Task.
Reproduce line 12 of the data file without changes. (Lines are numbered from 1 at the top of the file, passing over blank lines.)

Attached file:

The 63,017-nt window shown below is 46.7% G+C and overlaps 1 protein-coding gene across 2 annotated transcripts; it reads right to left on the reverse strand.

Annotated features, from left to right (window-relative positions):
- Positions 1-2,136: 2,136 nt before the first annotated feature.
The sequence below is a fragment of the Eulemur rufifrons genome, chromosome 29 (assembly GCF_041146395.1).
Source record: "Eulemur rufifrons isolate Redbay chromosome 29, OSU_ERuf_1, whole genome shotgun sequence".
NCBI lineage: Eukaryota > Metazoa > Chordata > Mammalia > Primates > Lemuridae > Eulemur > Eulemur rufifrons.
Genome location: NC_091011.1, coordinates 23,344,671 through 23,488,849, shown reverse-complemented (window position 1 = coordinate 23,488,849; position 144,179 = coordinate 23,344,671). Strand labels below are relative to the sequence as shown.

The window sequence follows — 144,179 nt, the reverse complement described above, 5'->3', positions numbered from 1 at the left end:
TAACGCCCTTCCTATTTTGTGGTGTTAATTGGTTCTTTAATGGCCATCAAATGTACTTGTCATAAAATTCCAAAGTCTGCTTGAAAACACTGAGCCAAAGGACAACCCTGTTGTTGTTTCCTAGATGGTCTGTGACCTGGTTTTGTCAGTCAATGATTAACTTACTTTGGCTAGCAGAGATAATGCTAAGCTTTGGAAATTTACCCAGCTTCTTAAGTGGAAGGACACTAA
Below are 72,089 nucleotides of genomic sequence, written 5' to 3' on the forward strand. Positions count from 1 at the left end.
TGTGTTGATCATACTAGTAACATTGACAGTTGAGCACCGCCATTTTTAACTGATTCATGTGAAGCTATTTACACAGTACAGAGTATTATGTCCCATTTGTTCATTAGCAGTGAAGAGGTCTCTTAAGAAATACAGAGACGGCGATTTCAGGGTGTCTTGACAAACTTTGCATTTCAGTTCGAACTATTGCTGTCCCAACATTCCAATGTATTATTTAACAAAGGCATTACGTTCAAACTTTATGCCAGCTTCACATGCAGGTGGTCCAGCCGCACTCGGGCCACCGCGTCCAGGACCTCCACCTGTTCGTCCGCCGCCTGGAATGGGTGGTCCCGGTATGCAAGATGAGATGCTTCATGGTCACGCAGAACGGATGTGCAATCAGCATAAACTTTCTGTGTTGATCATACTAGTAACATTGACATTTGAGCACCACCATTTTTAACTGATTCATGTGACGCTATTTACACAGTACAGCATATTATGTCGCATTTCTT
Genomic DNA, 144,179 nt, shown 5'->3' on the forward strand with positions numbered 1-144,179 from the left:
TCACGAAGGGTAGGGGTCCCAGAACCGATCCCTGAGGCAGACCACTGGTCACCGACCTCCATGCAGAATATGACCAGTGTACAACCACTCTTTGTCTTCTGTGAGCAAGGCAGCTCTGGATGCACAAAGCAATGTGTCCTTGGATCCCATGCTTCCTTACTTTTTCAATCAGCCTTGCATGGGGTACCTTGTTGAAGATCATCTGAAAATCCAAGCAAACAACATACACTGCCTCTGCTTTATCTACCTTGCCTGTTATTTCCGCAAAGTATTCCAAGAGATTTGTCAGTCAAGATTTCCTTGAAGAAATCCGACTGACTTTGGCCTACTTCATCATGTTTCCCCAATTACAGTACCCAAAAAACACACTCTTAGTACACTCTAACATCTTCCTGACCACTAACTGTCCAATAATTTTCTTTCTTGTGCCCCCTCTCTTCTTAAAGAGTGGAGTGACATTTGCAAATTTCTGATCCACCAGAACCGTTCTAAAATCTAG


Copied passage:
Genomic DNA, 144,179 nt, shown 5'->3' on the forward strand with positions numbered 1-144,179 from the left: